Field Garlic

Field Garlic

Allium sativum

Field garlic poses a plethora of medicinal benefits. It is an efficacious blood purifier, anti-asthmatic, diaphoretic, expectorant, stimulant, diuretic, cathartic, carminative, vermifuge, and vasodilator.

  • Plant type: Perennial
  • Other names: Wild garlic, Stag’s garlic, Onion grass, Crow garlic
  • Medicinal: Yes
  • Culinary: Yes
  • Ceremonial: No
  • Parts Used: Leaves & Bulb
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About Field Garlic

Field garlic is a lawn weed. It is a perennial that grows in clumps and all parts of this plant emit a garlic-like odor. It is considered a substitute for traditional garlic (Allium sativum) but certain differences make it the all-new species. It is comparatively resistant to herbicides, hailed as an invasive weed, and when livestock grazes on it they impart the same garlic-like odor. And all these attributes are very much unlike Allium sativum.

Field garlic develops an underground bulb that has fibrous layers around it. Its leaves depict slender hollow tubes, which grow on a 12-24 inch tall stem. It has an umbel/bell-shaped inflorescence that is surrounded by a bract that withers as soon as the flower blooms. Surprisingly, the field garlic plant also features yellowish-brown bulbils.

Field garlic poses a plethora of medicinal benefits. It is an efficacious blood purifier, anti-asthmatic, diaphoretic, expectorant, stimulant, diuretic, cathartic, carminative, vermifuge, and vasodilator. It reduces blood pressure that ultimately reduces the chances of contracting stroke and heart diseases. 

Its pungency and garlic-like taste make it suitable for many savory dishes, such as pasta, curries, soups, boiled vegetables, pesto, and whatnot.

 

Growing

Field garlic can be grown from seeds in autumn or early winter. It remains dormant throughout summer so it needs to be established before it approaches warmth. Its seeds are usually sown indoors in potting mix and given a temperature of 60 to 70 degrees F.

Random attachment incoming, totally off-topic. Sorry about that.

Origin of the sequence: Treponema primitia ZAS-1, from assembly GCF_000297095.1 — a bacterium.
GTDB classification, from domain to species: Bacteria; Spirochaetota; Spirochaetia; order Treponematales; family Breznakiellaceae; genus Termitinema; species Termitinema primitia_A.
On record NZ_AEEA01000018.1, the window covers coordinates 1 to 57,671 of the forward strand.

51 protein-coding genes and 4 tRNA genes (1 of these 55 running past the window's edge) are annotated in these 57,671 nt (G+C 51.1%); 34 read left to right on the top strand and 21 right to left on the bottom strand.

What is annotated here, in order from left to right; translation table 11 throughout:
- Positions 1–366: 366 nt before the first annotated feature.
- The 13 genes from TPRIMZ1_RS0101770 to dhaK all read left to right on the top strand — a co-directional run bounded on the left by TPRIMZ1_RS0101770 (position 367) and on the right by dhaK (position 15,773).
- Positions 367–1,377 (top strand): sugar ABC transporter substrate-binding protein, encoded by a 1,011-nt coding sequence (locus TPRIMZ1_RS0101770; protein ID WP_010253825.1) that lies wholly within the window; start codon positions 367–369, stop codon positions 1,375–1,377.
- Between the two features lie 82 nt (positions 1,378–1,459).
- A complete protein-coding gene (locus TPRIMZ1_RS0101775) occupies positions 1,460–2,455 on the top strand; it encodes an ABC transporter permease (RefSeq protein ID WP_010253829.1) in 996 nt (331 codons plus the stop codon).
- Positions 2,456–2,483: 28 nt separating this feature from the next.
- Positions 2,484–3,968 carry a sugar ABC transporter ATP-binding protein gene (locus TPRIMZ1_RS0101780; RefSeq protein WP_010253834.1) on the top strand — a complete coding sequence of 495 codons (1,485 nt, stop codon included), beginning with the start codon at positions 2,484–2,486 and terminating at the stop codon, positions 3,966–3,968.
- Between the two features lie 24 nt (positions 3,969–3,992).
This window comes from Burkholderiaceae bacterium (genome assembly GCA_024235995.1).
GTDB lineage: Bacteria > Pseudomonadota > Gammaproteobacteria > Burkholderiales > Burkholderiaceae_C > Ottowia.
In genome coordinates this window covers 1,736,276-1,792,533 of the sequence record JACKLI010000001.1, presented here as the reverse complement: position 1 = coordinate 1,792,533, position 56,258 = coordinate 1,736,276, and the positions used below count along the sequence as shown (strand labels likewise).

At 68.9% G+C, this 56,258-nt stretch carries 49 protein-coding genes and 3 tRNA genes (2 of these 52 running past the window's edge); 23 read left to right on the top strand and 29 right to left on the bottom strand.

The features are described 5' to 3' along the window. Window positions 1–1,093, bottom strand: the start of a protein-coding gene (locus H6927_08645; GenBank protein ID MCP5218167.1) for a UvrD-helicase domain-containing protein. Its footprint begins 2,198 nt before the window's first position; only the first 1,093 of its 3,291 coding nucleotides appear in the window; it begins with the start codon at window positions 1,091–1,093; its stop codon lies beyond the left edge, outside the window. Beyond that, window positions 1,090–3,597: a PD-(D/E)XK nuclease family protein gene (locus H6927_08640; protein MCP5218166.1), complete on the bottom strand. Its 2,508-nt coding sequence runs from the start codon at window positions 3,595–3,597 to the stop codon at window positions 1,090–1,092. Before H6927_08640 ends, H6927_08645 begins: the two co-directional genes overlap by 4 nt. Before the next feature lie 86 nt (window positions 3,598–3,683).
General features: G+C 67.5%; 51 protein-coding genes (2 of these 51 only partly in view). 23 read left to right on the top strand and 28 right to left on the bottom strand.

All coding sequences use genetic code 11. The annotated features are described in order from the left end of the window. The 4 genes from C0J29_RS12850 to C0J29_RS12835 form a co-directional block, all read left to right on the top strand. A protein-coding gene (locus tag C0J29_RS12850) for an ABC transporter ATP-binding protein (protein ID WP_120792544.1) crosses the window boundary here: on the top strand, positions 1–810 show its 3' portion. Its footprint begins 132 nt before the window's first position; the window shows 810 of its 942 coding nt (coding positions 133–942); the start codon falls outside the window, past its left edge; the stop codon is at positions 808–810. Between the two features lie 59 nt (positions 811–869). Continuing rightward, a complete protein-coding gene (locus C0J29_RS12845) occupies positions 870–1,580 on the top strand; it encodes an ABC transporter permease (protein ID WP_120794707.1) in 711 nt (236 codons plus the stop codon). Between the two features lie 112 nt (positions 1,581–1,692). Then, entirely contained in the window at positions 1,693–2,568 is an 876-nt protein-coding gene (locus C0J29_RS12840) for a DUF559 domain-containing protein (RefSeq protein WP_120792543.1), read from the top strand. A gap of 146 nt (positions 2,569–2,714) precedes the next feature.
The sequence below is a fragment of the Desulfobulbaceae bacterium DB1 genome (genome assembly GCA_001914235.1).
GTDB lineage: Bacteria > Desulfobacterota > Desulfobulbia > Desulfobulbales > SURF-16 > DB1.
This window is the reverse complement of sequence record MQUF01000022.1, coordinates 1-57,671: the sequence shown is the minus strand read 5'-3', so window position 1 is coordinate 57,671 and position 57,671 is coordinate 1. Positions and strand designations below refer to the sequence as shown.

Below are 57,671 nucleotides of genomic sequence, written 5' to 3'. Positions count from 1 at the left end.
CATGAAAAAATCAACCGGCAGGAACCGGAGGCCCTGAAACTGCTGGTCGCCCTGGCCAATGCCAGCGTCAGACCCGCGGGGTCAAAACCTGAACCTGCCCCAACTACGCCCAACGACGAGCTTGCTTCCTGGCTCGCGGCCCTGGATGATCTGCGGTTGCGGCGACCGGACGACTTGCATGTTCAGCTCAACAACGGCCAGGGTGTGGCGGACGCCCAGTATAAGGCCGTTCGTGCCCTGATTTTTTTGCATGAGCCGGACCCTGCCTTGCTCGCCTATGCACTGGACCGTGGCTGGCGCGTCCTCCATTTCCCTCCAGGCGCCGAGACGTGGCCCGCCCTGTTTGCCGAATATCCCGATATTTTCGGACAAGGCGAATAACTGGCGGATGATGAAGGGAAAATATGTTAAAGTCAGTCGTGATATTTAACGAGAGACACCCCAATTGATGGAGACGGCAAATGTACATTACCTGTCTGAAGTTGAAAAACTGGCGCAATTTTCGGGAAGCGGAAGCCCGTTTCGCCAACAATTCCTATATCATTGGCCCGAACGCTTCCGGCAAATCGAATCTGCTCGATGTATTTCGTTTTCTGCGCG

Field garlic is mostly preferred to be an indoor plant as the outdoor one can be quite invasive and gives other plants a run for nutrients, resulting in their death. As an indoor plant, it requires plenty of water during dry spells, feed, and shade.

Field garlic seeds germinate within 10 to 14 days. The plant develops a bulb and aerial leaves that can burn off in the presence of the sun. It enters its blooming phase in July-August.

Field garlic flowers are attended by bumblebees for the pollination, after which it transforms into a capsule-like fruit that bears seeds. In the wild, the propagation isn’t brought about by seeds, but it is those bulbils that get detached from the parent plant and propagate to start a new life.

 

Harvesting

Field garlic bulbs are harvested in spring.

The whole plant of field garlic is harvested by making use of sharp spades to loosen up the soil around it and detach it from the ground. Usually, its underground bulb is more sought after so it is further separated from the plant with sharp knives or gardening shears.

Field garlic leaves can be stored in the fridge for 2 to 3 days after a thorough wash. Its stem can be placed in water to keep it fresh. Field garlic bulb, on the other hand, can be dried in a dehydrator or oven, but it is preferably used fresh due to a much stronger taste.

 

Usage

Field garlic is an easy plant to forage for. It is used in various medicinal preparations to cater to several ailments.

  • Tincture - Field garlic leaves or bulbs are chopped and topped with 80% alcohol or vodka for 14 days. The bottle must be kept on a sunny windowsill. Strain away the plant material and transfer the filtered tincture to a sterilized glass container.
  • Tea - Fresh field garlic leaves are chopped, placed in a cup, and steeped in hot boiling water for 5 to 10 minutes to yield a field garlic tea.
  • Decoction - Field garlic stems and bulbs are simmered in water for not more than 2 hours to formulate a decoction.
  • Syrup - Field garlic bulb is minced and added to the simmering solution water, white wine, raw honey, and apple cider vinegar to make a syrup.
  • Infused Oil - Minced field garlic bulb is infused with a carrier oil for 1 to 2 weeks on a sunny windowsill to form an infused oil.